Rental Valuation: Determining Property Value and ROI

Rental Valuation: Determining Property Value and ROI

You can make a good income from rental properties, but you want to make sure you're maximizing that income at all times.

Rental valuation is a practice that will allow you to find the most suitable amount to charge for rent. If you charge too much, people won't be interested, and if you charge too little, you won't be getting the best ROI. It can also help with your purchase decisions when looking at a new rental property investment.

Let's take a look at some of the best ways you can value your rental property.

Sales Comparison Approach

This is one of the most common property valuation approaches among appraisers and property managers. It involves looking at other similar properties in the area that have recently sold.

This will usually involve at at least three comparable properties sold in about the last 30 days. You want to consider homes with similar characteristics. Factors to think about are the property size, age, number of bedrooms/bathrooms, etc.

Capital Asset Pricing Model

CAPM considers the potential ROI from a property investment compared that of low-risk (or zero-risk) investments. For example, you could consider the potential returns of investing in US treasury bonds or real estate investment trusts (REITs), both of which carry much less risk than a rental property.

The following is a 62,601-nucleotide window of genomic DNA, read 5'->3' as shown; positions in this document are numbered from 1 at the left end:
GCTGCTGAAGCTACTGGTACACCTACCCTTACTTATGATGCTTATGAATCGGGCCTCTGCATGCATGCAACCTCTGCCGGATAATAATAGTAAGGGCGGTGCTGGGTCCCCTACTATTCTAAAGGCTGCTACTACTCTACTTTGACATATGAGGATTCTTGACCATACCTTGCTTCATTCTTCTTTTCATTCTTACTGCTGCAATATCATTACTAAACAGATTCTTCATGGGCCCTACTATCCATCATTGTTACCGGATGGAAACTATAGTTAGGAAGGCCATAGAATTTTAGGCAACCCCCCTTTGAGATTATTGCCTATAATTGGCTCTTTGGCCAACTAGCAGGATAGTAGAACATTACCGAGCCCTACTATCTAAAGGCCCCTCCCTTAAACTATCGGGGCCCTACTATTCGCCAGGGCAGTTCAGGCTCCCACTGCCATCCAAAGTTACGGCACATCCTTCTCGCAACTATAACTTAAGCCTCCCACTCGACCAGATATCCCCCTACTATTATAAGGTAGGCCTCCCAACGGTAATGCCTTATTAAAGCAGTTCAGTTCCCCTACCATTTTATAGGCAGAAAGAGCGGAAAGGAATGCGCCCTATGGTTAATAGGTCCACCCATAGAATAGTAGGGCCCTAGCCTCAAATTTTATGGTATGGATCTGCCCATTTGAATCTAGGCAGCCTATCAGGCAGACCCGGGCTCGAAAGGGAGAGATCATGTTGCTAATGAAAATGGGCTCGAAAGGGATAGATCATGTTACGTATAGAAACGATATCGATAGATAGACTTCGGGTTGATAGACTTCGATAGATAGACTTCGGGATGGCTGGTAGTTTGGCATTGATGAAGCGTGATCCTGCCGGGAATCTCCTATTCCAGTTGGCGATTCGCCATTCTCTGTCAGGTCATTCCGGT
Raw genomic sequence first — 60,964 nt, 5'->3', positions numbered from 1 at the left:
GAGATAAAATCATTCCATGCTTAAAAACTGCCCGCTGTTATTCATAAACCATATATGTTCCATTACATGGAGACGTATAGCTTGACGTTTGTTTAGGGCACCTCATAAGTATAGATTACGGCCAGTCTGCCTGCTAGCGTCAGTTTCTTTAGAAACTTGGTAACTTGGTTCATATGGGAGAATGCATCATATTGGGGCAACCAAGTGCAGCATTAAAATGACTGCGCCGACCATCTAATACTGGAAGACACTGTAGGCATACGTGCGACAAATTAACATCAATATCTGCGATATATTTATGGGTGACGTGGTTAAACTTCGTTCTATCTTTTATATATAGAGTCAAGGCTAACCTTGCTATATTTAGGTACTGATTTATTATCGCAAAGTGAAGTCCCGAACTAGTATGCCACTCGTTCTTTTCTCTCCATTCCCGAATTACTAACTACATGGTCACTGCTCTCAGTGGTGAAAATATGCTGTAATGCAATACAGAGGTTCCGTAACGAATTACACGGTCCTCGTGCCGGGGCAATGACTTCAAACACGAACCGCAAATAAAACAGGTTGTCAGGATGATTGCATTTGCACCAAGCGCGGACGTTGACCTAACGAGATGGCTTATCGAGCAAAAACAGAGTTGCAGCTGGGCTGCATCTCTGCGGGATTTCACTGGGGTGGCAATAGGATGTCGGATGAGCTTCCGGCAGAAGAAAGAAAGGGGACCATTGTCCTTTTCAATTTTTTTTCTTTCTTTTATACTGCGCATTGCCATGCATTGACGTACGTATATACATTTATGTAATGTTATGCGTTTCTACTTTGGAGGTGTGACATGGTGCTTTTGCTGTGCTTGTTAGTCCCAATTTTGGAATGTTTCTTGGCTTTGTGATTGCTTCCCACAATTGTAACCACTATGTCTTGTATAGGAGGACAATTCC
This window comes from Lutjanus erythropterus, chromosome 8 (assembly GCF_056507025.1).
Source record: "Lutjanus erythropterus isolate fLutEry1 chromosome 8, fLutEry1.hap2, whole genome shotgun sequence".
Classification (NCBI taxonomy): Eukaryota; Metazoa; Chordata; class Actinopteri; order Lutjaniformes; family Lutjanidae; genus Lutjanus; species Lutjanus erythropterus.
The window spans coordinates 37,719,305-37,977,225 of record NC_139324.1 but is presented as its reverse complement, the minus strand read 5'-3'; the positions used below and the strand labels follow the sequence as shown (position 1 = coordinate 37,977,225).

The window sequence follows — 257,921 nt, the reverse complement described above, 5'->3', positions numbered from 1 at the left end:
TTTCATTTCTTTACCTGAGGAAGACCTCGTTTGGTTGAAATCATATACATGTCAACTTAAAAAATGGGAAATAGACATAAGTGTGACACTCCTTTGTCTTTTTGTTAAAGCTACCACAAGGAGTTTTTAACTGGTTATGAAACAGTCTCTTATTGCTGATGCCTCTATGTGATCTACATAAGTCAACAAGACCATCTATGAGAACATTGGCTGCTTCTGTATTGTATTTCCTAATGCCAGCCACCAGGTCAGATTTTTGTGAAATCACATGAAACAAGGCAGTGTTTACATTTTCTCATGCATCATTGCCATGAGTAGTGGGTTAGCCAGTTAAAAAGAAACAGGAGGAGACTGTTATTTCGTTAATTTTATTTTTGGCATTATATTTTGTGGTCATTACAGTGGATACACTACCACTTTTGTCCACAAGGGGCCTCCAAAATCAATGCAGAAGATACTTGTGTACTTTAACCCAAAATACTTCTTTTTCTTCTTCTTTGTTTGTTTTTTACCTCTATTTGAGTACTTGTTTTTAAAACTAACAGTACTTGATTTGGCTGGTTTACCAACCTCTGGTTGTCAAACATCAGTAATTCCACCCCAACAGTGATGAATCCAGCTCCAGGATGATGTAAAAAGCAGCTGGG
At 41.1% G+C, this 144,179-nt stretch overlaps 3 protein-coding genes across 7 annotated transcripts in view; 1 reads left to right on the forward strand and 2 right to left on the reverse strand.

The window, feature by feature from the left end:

If the return from the low-risk investment is higher, then you can consider it to be a better investment. It would make less sense to take on risk if there's not a higher reward potential.

Income Approach

This involves looking at the potential yield from a property in relation to the initial investment and is most commonly used for commercial real estate. It starts by determining the annual capitalization rate. This is the projected income and is found by dividing the gross rent multiplier by the current property value.

For example, a property at $100,000 with a monthly income of $1,200 ($14,400 per year) would be:

14,400 ÷ 100,000 = 0.144 or 14.4%

This example doesn't include any assumptions so it's generally more complicated.

Gross Rent Multiplier Approach

The GRM method looks at how much rent you can collect each year. It's a simple approach to work out if an investment is worthwhile and is common for new investors. Note that it doesn't factor in taxes or other expenses, so isn't entirely accurate.

It's similar to the income approach but uses gross rent instead of the net operating income. You should look at the GRMs and rental income of other comparable properties to find the most suitable investment.

Cost Approach

This is an estimate that you can get by combining the land value and depreciation value of improvements. It's done based on what the best use of that land will be. The cost approach is typically used for commercial real estate, so you may want to use one of the other methods for rental properties.

Performing a Rental Valuation

Rental valuation is essential for investors to help them make the best decisions. It can also help you set a suitable rental price for properties that you own. The sales comparison approach is perhaps the most common choice, but depending on the specific situation you're in, you might want to use a different method.

PMI Fine Properties has been assisting investors with a range of property management services for almost 20 years. Get your free rental analysis from us today.